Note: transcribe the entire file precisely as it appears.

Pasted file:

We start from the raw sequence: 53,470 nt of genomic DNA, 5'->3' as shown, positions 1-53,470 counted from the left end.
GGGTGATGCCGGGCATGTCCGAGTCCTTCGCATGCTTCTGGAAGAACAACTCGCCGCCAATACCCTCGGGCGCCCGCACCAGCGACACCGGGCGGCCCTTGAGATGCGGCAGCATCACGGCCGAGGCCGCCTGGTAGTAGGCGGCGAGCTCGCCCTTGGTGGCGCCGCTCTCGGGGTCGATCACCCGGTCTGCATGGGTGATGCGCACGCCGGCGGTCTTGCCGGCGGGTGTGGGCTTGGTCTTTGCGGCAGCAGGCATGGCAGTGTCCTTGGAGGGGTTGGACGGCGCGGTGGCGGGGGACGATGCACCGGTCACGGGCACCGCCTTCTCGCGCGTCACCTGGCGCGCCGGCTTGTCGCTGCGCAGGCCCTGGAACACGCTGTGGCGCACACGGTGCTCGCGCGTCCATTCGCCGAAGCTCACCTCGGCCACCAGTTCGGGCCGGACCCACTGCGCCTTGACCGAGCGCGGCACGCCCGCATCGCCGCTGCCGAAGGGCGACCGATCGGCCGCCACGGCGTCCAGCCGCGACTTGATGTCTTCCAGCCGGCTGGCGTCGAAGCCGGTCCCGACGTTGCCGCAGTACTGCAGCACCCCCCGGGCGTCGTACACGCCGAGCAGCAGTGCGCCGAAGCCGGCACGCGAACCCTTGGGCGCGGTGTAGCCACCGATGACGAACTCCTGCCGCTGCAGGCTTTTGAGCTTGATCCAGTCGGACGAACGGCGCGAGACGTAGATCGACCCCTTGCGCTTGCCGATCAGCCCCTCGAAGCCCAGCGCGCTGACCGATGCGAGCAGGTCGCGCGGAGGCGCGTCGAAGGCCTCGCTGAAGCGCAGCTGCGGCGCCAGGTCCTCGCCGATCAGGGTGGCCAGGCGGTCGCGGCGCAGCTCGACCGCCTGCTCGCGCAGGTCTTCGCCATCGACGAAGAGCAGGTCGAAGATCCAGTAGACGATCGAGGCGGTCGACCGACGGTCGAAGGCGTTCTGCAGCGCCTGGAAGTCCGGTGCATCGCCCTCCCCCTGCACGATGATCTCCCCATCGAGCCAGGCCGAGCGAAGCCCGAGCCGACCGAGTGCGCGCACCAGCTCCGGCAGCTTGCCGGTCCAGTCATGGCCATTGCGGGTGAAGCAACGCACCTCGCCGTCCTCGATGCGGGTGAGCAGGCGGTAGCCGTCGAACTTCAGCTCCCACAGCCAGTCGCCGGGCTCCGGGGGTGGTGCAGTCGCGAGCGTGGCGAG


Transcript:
We start from the raw sequence: 53,470 nt of genomic DNA, 5'->3' as shown, positions 1-53,470 counted from the left end.
GGGTGATGCCGGGCATGTCCGAGTCCTTCGCATGCTTCTGGAAGAACAACTCGCCGCCAATACCCTCGGGCGCCCGCACCAGCGACACCGGGCGGCCCTTGAGATGCGGCAGCATCACGGCCGAGGCCGCCTGGTAGTAGGCGGCGAGCTCGCCCTTGGTGGCGCCGCTCTCGGGGTCGATCACCCGGTCTGCATGGGTGATGCGCACGCCGGCGGTCTTGCCGGCGGGTGTGGGCTTGGTCTTTGCGGCAGCAGGCATGGCAGTGTCCTTGGAGGGGTTGGACGGCGCGGTGGCGGGGGACGATGCACCGGTCACGGGCACCGCCTTCTCGCGCGTCACCTGGCGCGCCGGCTTGTCGCTGCGCAGGCCCTGGAACACGCTGTGGCGCACACGGTGCTCGCGCGTCCATTCGCCGAAGCTCACCTCGGCCACCAGTTCGGGCCGGACCCACTGCGCCTTGACCGAGCGCGGCACGCCCGCATCGCCGCTGCCGAAGGGCGACCGATCGGCCGCCACGGCGTCCAGCCGCGACTTGATGTCTTCCAGCCGGCTGGCGTCGAAGCCGGTCCCGACGTTGCCGCAGTACTGCAGCACCCCCCGGGCGTCGTACACGCCGAGCAGCAGTGCGCCGAAGCCGGCACGCGAACCCTTGGGCGCGGTGTAGCCACCGATGACGAACTCCTGCCGCTGCAGGCTTTTGAGCTTGATCCAGTCGGACGAACGGCGCGAGACGTAGATCGACCCCTTGCGCTTGCCGATCAGCCCCTCGAAGCCCAGCGCGCTGACCGATGCGAGCAGGTCGCGCGGAGGCGCGTCGAAGGCCTCGCTGAAGCGCAGCTGCGGCGCCAGGTCCTCGCCGATCAGGGTGGCCAGGCGGTCGCGGCGCAGCTCGACCGCCTGCTCGCGCAGGTCTTCGCCATCGACGAAGAGCAGGTCGAAGATCCAGTAGACGATCGAGGCGGTCGACCGACGGTCGAAGGCGTTCTGCAGCGCCTGGAAGTCCGGTGCATCGCCCTCCCCCTGCACGATGATCTCCCCATCGAGCCAGGCCGAGCGAAGCCCGAGCCGACCGAGTGCGCGCACCAGCTCCGGCAGCTTGCCGGTCCAGTCATGGCCATTGCGGGTGAAGCAACGCACCTCGCCGTCCTCGATGCGGGTGAGCAGGCGGTAGCCGTCGAACTTCAGCTCCCACAGCCAGTCGCCGGGCTCCGGGGGTGGTGCAGTCGCGAGCGTGGCGAG